Monday, July 18, 2011

Butt in Chair




There's nothing to writing. All you do is sit down at a typewriter and open a vein.
Walter Wellesley "Red" Smith

Once upon a time I was a writer. Not one that made millions off a bestseller as that is such a fluke of nature, unless you're a star or cute politician. No, I was someone who made daily journal entries and did timed writings in a big blank book. I took classes on the craft of writing. I practiced. I joined a writing group. I wrote paragraphs. Essays. Short stories. I wrote a novel. Worked hard. Took it through many, many drafts.

I volunteered at the Writer's League of Texas. Worked on their Programs and Services committee. Ran the annual manuscript contest. Read 100's of first chapters from anxious writers, eager to to discover how their work might fare in an open venue. I studied query letters and wrote a good one which received great response. Sent my book out to 52 agents, 20 of whom replied with a standard rejection letter. The other 32 were kind enough to type a rejection letter addressed to me or in very special cases, a handwritten note telling me my book wasn't for them. I felt pretty good about my rejections.

In the meantime, I sent out my essays and short stories - won some contests, had a few published. Helped spearhead the publication of a book of women's stories and poetry and served as coeditor. In that process I learned along with several other women how to write a book proposal, get an ISBN number, beg authors for blurbs, and ask the lovely Liz Carpenter (may she rest in peace) for a foreword. The generosity of writers is most heartwarming.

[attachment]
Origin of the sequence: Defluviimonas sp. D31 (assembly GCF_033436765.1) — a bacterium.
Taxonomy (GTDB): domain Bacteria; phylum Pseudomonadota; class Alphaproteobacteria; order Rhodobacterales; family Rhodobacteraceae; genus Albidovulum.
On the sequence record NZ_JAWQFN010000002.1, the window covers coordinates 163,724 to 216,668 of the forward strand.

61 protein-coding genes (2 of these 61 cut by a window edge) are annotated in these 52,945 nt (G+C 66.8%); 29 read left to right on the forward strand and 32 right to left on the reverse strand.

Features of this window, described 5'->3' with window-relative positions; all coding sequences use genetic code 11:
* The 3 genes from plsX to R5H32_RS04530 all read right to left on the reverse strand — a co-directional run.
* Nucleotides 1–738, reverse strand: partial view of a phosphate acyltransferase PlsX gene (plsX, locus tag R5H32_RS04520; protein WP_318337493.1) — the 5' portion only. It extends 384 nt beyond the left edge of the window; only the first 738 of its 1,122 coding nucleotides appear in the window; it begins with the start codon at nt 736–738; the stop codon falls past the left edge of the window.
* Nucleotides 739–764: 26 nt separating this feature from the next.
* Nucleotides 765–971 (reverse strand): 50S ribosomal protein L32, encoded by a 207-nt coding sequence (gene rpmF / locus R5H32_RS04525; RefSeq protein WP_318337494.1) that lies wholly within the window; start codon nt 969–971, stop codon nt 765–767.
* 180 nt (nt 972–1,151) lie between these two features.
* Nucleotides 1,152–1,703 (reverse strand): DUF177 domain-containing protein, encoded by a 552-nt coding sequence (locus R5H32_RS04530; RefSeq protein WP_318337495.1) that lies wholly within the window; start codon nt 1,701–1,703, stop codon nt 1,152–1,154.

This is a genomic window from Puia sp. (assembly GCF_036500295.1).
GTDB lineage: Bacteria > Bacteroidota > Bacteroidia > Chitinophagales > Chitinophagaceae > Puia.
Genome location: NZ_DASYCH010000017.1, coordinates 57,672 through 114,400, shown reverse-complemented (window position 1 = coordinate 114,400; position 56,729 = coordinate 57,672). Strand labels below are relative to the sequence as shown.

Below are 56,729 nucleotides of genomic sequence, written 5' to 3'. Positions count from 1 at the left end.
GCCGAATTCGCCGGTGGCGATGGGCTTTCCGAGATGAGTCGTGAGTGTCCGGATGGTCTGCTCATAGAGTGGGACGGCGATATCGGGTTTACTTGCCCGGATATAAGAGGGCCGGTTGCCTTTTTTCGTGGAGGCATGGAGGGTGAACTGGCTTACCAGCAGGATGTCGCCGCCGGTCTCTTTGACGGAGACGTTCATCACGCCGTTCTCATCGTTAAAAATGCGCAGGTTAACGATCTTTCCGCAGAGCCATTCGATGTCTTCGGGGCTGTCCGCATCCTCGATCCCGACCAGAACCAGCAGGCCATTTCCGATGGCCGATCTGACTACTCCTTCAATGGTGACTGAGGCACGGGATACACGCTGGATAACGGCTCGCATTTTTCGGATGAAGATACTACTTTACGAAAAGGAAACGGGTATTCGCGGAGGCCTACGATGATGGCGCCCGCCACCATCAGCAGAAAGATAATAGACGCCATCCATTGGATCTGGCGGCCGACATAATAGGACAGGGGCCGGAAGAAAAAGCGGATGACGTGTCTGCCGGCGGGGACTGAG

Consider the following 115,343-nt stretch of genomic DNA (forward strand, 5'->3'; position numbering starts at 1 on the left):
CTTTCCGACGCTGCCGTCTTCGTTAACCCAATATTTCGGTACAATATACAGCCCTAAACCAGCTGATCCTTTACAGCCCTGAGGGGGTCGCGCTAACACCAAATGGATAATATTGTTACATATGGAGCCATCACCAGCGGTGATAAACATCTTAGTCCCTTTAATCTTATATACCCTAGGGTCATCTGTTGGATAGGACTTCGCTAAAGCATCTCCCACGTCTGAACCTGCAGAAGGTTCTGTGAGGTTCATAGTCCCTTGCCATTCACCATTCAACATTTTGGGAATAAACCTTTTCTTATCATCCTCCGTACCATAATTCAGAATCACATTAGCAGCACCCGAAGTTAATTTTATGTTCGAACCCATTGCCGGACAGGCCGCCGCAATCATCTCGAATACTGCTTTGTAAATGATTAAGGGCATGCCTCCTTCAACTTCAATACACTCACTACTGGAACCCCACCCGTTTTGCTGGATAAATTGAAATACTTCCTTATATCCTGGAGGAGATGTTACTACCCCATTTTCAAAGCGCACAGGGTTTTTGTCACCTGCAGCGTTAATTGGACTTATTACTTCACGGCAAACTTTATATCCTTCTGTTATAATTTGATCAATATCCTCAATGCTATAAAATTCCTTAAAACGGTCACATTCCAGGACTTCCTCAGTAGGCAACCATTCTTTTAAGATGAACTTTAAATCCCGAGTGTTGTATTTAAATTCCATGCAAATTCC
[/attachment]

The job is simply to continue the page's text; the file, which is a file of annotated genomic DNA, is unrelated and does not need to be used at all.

When the book was finally in hand, we organized readings at book stores and literary organizations. Coffee shops. Sold books out of our trunks. Donated all the proceeds to NAMI - The National Alliance on Mental Illness. One of the authors in our book had succumbed to depression and we wanted to honor her memory by choosing a worthy charity.

All those aspects of the writing life filled my days when I wasn't being a full-time housewife, civic do gooder, and mother. Having learned tremendously from the rejections of my first novel, I took a few more in depth writing classes and began a second novel. One hundred pages in, I fearfully found work outside of the home due to business not going well in my husband's line of work. The recession sent me back into the workplace, with old, worthless or non-existent credentials. My writing dwindled to crying into the pages of my journal and an occasional timed writing. I edited/critiqued work for others and did some pro bono editing for a few publications. Other than that, my writing mind took on other junkets.

Come to today. My dear friend, ES Carlson, has issued an ultimatum. Emails me that she will no longer send me any of her work to critique unless I send her a new chapter from my novel in progress. A new chapter - due Friday. Bitch.


I just blew the dust off the pages I have. I'll let you know if I succeed.

31 comments:

  1. Whatever the outcome to the ultimatum you were prepared and used your initiative. I wish you luck

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  2. States montage:http://www.epgsoft.com/VisitedStatesMap/

    hope that helps!

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  3. I'm just glad you are dusting off that novel - not only so I can know what happens next, but also because you could have used this as an excuse never to read any of my crazy stories ever again! But Friday's coming up fast - start on a fresh page!

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  4. Ha ha...you are a stitch and a half! Best of luck...you KNOW you're a good writer...it's just a matter of being with the right people in the right place at the right time. Someone will spot you.

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  5. Well, this is good news! No use having an embryonic novel smothered to death under a layer of dust...when it could grow up to be the next best thing to hit the bookshelves! You go, girl!

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  6. Soon as I saw the title to the post, I cracked a big grin. You go, girl!

    And by the way, I am very immpressed by your writerly credentials. You are streets ahead of me, not that making compariosn are helpful.
    What it all means is that you're a writer who's been on hiatus, and needed a kick in the pants to get back to her real vocation. You've got a real friend in Ms. Carlson